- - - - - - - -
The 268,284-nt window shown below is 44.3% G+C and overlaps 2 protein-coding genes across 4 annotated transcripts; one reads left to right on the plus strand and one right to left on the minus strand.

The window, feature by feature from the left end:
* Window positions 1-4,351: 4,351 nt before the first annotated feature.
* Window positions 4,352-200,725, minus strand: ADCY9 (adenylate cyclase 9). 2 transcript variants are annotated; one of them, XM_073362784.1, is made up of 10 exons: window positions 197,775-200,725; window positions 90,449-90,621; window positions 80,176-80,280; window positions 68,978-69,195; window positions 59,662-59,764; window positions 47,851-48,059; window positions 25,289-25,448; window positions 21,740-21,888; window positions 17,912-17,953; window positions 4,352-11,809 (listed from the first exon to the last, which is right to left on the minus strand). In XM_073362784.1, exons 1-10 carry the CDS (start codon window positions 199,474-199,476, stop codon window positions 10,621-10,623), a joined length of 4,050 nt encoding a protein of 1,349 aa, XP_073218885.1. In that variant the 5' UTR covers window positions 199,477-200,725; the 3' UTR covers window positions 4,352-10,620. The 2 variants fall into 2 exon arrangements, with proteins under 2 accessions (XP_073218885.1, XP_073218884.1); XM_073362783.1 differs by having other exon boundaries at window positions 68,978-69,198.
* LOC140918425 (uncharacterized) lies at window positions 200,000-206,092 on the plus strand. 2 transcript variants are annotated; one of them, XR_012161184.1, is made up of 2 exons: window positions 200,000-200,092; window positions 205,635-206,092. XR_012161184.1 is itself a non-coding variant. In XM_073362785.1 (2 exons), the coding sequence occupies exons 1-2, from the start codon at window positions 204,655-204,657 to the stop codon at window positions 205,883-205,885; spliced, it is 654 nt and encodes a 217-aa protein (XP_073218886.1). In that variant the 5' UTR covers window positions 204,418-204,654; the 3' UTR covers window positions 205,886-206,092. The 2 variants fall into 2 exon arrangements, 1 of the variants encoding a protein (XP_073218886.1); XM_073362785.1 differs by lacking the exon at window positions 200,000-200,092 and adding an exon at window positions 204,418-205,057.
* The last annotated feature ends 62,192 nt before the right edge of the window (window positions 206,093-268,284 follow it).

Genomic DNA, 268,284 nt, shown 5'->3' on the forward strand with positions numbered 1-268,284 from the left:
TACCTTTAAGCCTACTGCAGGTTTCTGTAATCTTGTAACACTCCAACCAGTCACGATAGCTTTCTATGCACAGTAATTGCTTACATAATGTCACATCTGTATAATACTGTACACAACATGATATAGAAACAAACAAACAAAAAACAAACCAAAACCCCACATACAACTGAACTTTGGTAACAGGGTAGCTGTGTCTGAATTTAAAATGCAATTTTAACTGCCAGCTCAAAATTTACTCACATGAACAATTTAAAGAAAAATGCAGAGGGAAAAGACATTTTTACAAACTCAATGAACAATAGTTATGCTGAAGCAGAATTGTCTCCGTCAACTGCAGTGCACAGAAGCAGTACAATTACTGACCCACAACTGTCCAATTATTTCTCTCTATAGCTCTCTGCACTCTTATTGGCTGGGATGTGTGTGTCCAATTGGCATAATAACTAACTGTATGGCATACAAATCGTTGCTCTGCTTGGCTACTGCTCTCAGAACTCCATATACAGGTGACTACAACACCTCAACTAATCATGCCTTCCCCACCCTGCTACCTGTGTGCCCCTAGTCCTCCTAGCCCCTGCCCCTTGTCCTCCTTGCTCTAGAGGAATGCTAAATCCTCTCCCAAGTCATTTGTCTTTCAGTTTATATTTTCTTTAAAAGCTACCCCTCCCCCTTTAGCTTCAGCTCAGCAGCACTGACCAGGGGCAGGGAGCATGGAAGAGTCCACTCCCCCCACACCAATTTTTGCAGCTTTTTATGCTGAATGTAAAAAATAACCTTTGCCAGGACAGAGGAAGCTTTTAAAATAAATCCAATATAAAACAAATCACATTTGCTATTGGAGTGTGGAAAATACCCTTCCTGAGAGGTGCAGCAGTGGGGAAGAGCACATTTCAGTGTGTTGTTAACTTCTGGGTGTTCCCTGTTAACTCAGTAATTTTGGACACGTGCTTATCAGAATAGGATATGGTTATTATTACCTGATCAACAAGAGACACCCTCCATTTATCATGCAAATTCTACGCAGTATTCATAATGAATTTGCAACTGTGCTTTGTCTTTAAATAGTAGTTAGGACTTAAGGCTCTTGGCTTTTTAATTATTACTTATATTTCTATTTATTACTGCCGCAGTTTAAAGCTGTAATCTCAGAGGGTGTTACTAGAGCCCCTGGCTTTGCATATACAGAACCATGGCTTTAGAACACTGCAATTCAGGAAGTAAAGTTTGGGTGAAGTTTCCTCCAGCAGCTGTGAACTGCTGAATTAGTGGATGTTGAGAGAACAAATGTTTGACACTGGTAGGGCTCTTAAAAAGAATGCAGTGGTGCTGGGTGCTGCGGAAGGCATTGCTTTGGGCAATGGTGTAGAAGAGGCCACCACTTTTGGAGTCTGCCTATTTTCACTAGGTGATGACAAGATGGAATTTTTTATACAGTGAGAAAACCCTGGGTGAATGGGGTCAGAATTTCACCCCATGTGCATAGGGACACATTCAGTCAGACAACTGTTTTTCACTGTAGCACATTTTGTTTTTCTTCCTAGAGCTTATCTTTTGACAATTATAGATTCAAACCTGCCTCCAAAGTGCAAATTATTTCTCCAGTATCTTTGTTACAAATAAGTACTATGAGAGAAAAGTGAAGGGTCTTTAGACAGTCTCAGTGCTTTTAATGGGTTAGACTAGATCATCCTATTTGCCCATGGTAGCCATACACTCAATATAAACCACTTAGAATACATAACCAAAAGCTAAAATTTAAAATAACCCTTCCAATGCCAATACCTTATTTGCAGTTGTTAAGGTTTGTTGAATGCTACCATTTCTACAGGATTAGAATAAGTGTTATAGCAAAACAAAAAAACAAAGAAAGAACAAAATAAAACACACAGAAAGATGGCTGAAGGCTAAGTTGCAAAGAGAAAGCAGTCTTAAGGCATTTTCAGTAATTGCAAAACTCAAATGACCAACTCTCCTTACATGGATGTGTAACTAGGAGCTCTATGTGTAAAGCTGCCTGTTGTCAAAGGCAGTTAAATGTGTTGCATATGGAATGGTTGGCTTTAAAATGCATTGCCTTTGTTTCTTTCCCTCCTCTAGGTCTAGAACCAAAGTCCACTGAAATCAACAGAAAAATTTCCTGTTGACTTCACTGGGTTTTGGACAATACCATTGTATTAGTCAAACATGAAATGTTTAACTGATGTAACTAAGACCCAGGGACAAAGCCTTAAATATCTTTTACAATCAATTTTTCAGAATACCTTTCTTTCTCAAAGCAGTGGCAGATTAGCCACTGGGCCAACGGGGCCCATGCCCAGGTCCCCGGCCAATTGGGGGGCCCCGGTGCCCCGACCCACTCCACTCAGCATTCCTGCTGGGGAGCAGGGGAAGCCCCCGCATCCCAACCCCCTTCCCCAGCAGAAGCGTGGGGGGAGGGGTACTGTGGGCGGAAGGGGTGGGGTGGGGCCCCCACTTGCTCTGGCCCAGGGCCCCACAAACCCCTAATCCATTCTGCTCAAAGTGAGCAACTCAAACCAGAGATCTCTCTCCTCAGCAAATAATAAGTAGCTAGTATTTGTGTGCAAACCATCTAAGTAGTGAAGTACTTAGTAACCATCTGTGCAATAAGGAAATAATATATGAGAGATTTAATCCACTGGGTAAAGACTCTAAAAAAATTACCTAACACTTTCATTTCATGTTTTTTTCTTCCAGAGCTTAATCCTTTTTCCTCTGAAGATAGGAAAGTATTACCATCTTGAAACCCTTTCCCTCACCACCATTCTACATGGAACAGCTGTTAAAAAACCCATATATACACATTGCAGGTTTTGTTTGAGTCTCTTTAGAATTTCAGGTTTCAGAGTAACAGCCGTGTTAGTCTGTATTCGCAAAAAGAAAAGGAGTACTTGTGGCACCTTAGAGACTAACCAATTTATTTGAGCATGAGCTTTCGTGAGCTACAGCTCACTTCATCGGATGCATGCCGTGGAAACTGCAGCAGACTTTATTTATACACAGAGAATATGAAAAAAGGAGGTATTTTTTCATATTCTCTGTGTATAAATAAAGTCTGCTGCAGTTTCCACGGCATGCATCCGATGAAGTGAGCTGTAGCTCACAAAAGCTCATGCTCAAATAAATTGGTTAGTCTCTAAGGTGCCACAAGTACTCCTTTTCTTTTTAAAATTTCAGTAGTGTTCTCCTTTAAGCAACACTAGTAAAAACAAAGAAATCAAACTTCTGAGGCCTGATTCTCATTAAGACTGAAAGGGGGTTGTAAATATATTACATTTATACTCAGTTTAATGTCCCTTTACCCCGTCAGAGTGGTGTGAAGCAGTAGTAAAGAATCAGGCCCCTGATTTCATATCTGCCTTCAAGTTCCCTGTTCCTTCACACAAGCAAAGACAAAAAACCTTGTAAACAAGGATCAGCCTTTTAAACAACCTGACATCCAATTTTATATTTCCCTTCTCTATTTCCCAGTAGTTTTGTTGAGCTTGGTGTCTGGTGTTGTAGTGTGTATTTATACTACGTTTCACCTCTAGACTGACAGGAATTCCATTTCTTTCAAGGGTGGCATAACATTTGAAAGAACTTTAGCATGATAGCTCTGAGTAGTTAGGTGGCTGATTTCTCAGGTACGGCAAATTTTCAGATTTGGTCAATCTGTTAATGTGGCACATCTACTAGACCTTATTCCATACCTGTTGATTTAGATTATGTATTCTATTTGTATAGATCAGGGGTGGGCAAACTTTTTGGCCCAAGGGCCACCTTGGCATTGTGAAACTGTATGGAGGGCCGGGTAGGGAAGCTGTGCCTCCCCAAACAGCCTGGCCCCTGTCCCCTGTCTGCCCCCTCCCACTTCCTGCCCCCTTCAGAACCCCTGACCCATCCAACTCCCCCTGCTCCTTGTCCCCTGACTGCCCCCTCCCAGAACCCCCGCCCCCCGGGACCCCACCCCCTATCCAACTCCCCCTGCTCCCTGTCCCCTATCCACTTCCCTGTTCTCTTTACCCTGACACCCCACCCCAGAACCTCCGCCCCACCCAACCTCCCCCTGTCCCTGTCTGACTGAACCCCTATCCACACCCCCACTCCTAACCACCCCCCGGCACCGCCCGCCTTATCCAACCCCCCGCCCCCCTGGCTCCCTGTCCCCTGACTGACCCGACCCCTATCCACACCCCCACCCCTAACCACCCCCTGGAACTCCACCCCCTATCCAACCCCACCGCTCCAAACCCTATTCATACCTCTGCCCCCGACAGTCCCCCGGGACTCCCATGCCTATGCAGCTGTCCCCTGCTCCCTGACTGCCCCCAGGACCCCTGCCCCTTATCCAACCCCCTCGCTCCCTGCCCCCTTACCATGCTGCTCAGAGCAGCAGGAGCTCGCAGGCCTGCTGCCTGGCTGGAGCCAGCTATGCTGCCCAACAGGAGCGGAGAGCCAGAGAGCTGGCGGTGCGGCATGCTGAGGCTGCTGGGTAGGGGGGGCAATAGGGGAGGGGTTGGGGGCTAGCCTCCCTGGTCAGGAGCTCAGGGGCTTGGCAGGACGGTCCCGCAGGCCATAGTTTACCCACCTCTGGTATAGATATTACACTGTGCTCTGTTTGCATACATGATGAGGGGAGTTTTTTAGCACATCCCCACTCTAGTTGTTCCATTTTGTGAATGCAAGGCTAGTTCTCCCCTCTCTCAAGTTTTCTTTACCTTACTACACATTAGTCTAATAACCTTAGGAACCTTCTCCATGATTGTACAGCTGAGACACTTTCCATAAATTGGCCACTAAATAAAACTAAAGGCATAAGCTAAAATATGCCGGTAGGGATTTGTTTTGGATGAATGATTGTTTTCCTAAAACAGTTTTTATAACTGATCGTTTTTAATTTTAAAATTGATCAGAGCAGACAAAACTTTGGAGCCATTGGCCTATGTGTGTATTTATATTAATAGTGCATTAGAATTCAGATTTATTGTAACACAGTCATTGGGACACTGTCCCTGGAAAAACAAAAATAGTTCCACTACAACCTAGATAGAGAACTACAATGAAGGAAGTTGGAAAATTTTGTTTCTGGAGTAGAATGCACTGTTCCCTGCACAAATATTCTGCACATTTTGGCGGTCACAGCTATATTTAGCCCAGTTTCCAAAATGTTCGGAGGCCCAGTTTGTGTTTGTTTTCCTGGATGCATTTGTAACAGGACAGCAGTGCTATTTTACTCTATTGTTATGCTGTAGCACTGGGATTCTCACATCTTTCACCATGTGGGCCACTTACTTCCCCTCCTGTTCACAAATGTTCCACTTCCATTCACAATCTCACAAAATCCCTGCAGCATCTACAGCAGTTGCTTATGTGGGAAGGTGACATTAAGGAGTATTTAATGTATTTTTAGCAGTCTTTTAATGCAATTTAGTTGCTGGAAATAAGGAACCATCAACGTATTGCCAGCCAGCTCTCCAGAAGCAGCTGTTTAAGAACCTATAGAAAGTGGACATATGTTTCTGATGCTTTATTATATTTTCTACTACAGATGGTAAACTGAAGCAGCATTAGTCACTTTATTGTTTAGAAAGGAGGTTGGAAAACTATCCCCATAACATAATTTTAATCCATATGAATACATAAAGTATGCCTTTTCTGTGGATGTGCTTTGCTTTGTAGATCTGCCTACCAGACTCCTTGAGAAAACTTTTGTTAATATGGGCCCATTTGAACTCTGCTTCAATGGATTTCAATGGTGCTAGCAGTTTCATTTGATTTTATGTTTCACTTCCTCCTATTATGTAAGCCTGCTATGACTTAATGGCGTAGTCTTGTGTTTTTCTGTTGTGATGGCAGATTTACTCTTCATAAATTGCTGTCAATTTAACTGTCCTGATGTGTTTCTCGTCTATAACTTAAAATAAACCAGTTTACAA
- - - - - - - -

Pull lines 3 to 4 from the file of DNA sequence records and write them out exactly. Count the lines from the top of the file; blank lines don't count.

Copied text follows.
* Window positions 1-4,351: 4,351 nt before the first annotated feature.
* Window positions 4,352-200,725, minus strand: ADCY9 (adenylate cyclase 9). 2 transcript variants are annotated; one of them, XM_073362784.1, is made up of 10 exons: window positions 197,775-200,725; window positions 90,449-90,621; window positions 80,176-80,280; window positions 68,978-69,195; window positions 59,662-59,764; window positions 47,851-48,059; window positions 25,289-25,448; window positions 21,740-21,888; window positions 17,912-17,953; window positions 4,352-11,809 (listed from the first exon to the last, which is right to left on the minus strand). In XM_073362784.1, exons 1-10 carry the CDS (start codon window positions 199,474-199,476, stop codon window positions 10,621-10,623), a joined length of 4,050 nt encoding a protein of 1,349 aa, XP_073218885.1. In that variant the 5' UTR covers window positions 199,477-200,725; the 3' UTR covers window positions 4,352-10,620. The 2 variants fall into 2 exon arrangements, with proteins under 2 accessions (XP_073218885.1, XP_073218884.1); XM_073362783.1 differs by having other exon boundaries at window positions 68,978-69,198.